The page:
In Anti-Piracy Fight, Yemen May Be Part Of Problem

Sixth in a series

Yemeni forces escort Somali pirates upon arrival at the southern port of Mukalla on the Gulf of Aden i i

Yemeni forces escort Somali pirates upon arrival at the southern port of Mukalla on the Gulf of Aden on April 27. The previous day, the pirates had seized an oil tanker off Yemen's coast. Yemeni special forces stormed the tanker, killing three hijackers, capturing 11 and regaining command of the ship. Khaled Fazaa/AFP/Getty Images hide caption

itoggle caption Khaled Fazaa/AFP/Getty Images
Yemeni forces escort Somali pirates upon arrival at the southern port of Mukalla on the Gulf of Aden

Yemeni forces escort Somali pirates upon arrival at the southern port of Mukalla on the Gulf of Aden on April 27. The previous day, the pirates had seized an oil tanker off Yemen's coast. Yemeni special forces stormed the tanker, killing three hijackers, capturing 11 and regaining command of the ship.

Khaled Fazaa/AFP/Getty Images

Yemeni special forces stormed an oil tanker that had been seized by Somali pirates last week, killing three pirates and capturing 11 more.

The government of Yemen, which is just across the Gulf of Aden from Somalia, is trying to portray itself as part of the solution to piracy in the region. But others say that Yemen — which is itself a failing state where sympathy for the Somali pirates runs deep — might be part of the problem.

The pirates had seized the Yemeni-owned tanker just 10 miles off Yemen's coast, after it left the port city Mukalla. The next day, the Yemeni coast guard retook the ship and brought the alleged pirates back to port. The men were paraded in front of reporters while the Yemeni national anthem blared from a coast guard boat.

Some of the accused pirates wore nothing more than their underwear. One was hopping on one leg.

Mohammad Hajri, a Yemeni coast guard captain, said the pirates would be detained and interrogated, then brought to trial.

Pirates Just 'Ordinary' People

It was the fourth group of alleged pirates from Somalia to be placed in Yemeni custody. In February, 10 men were captured by a Russian navy boat and handed over to the Yemeni coast guard. Officials say that group of Somalis was caught with Kalashnikovs, a rocket-propelled grenade launcher, ammunition and a small, fast boat. The group now awaits trial.

Yemeni reporter Mohammad al-Qadhi met the accused Somalis in the library of the central jail in the port city of Aden. He says the men told him they started out as fishermen, then grew angry when they saw large international ships overfishing Somali waters and dumping waste there, too. So they decided to rob a ship.

The men were ordinary people, Qadhi says. "They were not some people who are strange — just young people."

They told Qadhi that if there were stability in Somalia — education, employment — they would not be pirates.

"One of them told me, 'If there is stability in Somalia, we are ready to give up and be members of the army and protect our state,' " Qadhi says.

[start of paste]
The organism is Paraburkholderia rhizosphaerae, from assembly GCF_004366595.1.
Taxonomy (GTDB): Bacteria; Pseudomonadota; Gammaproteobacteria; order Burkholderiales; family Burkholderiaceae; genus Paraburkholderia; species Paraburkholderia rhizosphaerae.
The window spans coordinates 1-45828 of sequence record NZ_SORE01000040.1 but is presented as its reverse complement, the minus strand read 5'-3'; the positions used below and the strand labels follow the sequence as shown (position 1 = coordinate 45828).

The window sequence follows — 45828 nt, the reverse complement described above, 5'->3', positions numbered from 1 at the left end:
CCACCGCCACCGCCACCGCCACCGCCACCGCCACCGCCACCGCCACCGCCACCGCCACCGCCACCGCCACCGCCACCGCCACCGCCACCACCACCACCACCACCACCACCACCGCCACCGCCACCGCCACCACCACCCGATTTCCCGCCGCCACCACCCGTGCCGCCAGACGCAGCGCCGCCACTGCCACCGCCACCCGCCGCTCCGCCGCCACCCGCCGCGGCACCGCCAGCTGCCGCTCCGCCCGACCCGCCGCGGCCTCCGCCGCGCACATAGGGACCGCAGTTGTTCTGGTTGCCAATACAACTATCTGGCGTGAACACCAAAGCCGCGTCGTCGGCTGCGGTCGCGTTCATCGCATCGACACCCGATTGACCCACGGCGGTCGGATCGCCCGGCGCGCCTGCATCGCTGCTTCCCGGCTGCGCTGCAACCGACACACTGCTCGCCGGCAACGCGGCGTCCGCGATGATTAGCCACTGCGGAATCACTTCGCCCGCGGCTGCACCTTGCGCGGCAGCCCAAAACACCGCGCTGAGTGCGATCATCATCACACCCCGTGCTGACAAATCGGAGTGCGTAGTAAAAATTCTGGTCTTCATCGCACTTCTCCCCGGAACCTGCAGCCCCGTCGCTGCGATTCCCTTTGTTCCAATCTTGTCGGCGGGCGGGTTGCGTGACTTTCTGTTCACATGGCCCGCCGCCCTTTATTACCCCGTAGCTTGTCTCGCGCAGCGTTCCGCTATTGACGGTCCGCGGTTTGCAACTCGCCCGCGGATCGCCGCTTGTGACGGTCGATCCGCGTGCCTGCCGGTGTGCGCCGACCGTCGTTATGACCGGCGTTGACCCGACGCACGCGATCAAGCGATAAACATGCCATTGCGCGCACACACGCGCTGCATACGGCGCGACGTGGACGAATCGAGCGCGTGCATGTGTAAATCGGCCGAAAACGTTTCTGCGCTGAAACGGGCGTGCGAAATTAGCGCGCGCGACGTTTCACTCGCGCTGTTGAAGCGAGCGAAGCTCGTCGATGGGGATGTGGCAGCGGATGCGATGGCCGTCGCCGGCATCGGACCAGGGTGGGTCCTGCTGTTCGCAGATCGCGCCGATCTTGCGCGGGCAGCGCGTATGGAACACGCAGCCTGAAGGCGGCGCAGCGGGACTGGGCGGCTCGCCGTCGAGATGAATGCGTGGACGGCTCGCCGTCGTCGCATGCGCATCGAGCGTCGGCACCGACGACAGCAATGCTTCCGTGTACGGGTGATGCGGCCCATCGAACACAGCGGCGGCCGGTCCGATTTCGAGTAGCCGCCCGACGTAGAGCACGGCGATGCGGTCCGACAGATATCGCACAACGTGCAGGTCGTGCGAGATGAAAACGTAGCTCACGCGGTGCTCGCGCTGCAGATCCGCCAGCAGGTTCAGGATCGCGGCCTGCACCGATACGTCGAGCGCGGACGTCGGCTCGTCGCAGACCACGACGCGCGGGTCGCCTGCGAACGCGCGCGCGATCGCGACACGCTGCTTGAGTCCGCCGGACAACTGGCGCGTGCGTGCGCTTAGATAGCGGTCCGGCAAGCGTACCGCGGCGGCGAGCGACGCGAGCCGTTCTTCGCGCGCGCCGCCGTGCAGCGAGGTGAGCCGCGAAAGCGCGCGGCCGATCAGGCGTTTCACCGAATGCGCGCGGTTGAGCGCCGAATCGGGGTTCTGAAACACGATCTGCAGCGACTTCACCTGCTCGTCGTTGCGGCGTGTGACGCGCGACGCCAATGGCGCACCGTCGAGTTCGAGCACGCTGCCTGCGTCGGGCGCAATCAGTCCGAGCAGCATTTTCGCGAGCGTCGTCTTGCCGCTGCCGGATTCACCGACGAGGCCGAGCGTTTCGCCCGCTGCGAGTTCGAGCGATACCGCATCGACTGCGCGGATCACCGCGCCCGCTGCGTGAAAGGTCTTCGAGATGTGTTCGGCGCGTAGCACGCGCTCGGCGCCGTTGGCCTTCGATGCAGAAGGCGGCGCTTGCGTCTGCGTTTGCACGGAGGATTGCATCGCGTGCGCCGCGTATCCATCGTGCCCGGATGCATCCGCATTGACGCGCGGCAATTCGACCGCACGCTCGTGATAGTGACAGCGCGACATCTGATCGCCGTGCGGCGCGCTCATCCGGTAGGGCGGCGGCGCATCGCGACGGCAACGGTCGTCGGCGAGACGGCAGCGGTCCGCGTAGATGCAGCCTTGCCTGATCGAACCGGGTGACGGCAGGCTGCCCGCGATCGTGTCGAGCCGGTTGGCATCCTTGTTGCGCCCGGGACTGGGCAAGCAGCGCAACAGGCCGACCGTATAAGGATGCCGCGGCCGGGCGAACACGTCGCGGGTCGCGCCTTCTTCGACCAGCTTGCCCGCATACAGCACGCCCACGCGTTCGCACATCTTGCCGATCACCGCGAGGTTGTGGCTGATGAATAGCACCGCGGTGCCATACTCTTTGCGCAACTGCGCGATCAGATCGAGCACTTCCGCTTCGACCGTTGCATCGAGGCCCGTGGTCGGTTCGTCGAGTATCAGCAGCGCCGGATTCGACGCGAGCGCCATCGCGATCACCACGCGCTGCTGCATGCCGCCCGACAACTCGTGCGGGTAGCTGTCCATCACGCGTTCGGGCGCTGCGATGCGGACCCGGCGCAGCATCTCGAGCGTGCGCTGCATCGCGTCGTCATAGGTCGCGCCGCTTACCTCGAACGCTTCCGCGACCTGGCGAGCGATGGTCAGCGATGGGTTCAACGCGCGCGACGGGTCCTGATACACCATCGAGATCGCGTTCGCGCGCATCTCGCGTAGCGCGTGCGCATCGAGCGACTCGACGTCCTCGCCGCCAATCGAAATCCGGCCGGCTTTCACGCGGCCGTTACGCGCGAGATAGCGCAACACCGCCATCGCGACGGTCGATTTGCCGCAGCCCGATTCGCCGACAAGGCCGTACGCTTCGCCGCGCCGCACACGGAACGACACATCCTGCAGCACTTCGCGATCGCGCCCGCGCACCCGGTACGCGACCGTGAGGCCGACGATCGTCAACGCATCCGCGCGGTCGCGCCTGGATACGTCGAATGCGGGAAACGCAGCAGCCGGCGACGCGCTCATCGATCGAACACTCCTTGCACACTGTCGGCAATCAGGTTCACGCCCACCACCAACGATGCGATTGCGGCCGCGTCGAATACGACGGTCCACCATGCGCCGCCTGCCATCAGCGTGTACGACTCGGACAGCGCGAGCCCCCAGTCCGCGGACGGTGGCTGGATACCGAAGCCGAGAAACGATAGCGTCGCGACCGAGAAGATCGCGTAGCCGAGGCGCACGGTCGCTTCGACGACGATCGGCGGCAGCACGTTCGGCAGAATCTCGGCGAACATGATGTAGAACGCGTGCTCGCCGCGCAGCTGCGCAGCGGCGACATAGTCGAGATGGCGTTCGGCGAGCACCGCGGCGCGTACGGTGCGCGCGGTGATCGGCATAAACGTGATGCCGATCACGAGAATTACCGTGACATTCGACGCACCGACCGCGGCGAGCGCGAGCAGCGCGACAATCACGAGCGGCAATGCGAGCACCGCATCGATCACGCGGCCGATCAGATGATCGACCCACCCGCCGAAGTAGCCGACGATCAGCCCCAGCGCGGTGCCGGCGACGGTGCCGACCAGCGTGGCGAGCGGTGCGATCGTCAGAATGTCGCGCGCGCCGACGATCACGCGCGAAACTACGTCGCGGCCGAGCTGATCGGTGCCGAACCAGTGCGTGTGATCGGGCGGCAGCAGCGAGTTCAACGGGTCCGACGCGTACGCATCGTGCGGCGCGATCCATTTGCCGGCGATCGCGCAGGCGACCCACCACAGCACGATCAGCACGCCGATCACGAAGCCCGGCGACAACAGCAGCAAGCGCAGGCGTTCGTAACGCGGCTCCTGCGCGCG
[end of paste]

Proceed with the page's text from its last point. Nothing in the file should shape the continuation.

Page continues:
Sympathy For Pirates, Not Western Countries

This kind of sympathy for pirates is shared by many people — officials and civilians alike — in Yemen, despite the coast guard's crackdown. An American Navy commander recently alleged that private citizens in Yemen are selling weapons, fuel and supplies to Somali pirates. And maritime experts worry that pirates are increasingly able to find refuge along Yemen's vast coast.

The sympathy runs so deep in the country that some Yemeni officials suggest the extensive international attention to piracy is just a pretext for big powers like the U.S. to gain control of the Gulf of Aden, a waterway through which millions of barrels of oil pass every day.

Ahmed al-Asbahi, a member of the Yemeni parliament, suggests that Western powers are allowing piracy to continue as a way to serve their own interests.

"What the international community should do is help bring a real and lasting peace to Somalia. If they do this, then there won't be any piracy. They can do this without bringing their military forces to our waters," Asbahi says.

Yemen May Face Its Own Piracy Problem

But that kind of peace takes time, says Yemeni political science professor Abdullah al-Faqih. Until that happens, he says, "Yemen is part of the problem."

That's because Yemen itself is a failing state, Faqih says. It has a growing separatist movement in the south, an insurgency in the north, a re-emergence of al-Qaida and, on top of all this, a collapsing economy.

"Yemen is dependent [on] oil revenues. Now with the financial crisis, the oil price is going down. ... Basically, the country lost most of its credit and financial resources," he says.

What's more, the oil itself is running out. And the government has failed to diversify the economy. Faqih says a total economic meltdown could come very soon. The government already has cut the state budget in half.

He says he thinks that within three to five months, the government won't be able to pay its salaries.

If the state fails, Faqih says Yemen would expand the belt of lawlessness in the region to both sides of the Gulf of Aden and become yet another place where pirates, smugglers and militants could thrive.

Instead of worrying about how to fix the problems in Somalia, he says, Yemen should worry about whether it will become the next Somalia.

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